So that was a huge time saver for me and a huge stress reducer actually. And honestly, I haven’t had any parents say, “Gosh, I really miss getting an extra email from my teacher every month.” So that’s been a win-win all the way around.
Another piece of the email puzzle that I have committed to this year is really relying on various auto replies. So the emails that I most frequently get are things like, “My child’s going to be absent … where’s the homework?; My child is sick,” and so I created some Canva e-cards and they are just little images that I created that didn’t take too long to create, and I use those to respond to those frequently sent emails and can reuse them over and over.
And I also created some fun ones. So I’ve got one to send home as a kudos for kids who are doing really well in school, who made a significant contribution to class that day. And I can just really quick send a kudos and I always CC the student when I email one of those to their parents.
I can also send a little card home that says your child might need a little extra help at home today, whether they forgot their Chromebook or their charger, or they were distracted in class. So my little Canva message cards just give parents a little quick alert that says, “Hey, your child needs a little support.”
I also did one for lunch detention. So if I have to assign lunch detention, I don’t have to carefully elaborate on every single point that child did in class to earn the lunch detention. But it’s just a really quick email.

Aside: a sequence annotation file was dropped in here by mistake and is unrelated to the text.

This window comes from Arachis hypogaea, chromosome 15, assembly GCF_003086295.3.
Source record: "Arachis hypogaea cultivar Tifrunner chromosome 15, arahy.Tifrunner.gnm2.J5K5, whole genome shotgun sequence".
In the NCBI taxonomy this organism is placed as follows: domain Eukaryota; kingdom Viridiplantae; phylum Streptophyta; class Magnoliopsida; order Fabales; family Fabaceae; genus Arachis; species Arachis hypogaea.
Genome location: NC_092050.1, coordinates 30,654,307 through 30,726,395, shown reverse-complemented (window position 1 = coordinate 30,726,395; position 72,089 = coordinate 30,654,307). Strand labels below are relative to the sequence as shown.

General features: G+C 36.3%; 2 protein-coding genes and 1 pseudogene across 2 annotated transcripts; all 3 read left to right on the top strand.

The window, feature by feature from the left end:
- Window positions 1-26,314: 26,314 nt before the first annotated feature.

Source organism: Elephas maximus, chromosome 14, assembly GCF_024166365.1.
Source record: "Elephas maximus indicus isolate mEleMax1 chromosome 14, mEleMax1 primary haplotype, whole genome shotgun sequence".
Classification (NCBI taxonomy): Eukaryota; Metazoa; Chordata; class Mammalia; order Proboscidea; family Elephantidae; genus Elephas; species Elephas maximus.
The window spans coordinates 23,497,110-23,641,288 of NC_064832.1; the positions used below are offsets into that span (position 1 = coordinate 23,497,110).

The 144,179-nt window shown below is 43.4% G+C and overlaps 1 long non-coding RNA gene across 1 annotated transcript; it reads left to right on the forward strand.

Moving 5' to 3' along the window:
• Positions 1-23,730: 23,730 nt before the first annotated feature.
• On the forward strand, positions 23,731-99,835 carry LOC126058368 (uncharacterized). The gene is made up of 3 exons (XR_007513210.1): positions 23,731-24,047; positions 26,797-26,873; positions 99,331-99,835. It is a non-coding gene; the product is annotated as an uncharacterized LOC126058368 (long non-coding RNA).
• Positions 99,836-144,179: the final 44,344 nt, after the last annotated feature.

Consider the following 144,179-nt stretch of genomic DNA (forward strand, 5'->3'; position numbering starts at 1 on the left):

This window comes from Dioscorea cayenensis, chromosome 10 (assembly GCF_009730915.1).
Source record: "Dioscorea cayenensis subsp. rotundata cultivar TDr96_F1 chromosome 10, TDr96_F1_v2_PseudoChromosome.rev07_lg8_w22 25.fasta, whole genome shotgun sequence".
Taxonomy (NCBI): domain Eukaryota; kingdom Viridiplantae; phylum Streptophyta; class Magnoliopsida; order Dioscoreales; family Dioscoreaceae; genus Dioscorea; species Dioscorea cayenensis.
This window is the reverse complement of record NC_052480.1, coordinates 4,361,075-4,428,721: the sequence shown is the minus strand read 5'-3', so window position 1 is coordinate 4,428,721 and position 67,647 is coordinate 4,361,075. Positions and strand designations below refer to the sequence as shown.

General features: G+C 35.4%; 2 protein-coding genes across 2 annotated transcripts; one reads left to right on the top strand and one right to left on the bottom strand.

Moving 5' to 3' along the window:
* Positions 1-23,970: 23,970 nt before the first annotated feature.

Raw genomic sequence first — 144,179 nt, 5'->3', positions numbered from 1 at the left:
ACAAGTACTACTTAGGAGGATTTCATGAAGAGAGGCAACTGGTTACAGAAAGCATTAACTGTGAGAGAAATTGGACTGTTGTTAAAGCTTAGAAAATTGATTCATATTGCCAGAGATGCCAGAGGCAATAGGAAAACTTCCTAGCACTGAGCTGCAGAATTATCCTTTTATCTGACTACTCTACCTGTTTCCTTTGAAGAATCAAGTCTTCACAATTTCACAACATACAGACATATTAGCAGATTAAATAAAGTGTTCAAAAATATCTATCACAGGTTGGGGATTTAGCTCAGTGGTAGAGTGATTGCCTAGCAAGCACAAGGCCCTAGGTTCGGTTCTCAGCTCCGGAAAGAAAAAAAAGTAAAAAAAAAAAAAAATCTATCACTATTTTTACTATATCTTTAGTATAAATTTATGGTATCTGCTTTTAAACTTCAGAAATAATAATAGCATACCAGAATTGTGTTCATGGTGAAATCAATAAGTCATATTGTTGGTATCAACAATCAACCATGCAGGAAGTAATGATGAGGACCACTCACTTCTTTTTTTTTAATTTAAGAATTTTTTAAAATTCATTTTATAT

Thank you so much for all that you have done for us and your voice of advocacy, both for ourselves and in our districts. And I’ve had a really, really much better year these last five years since I completed the 40 Hour Teacher Workweek.
So during our month-long focus on streamlining communication and documentation in 40 Hour, Christie realized she was creating extra work for herself by assuming parents wanted a newsletter each month about classroom happenings. This is a standard practice at the elementary level with many teachers even sending newsletters weekly. But just because it’s always been done that way doesn’t mean it’s the best way, and Christie discovered not doing it saved her time, back-and-forths with families, and she didn’t get a single complaint about it.
The use of template emails and auto-responders was also a big timesaver for Christie — it’s a strategy we use a lot in 40 Hour, and templates and scripts are provided.
Not having kids turn every assignment in and using less paper (Becky Teater)
Here’s the small change that Becky made:
I used to go to work early and stay late and work on the weekends. But after taking the 40 Hour Teacher Workweek and the graduate course, I’m working only about 5-8 hours over my contract hours each week. As I institute more batch work and automation, I think I can get that down to less than five extra hours per week.
Some of the things that I’ve learned through 40 Hour Teacher Workweek are to not run to the printer every time I hit print or to not have the kids turn in every single paper that we correct together or we go over together. I used to feel like they had to turn it in so that it felt like it was actual work that they should pay attention to.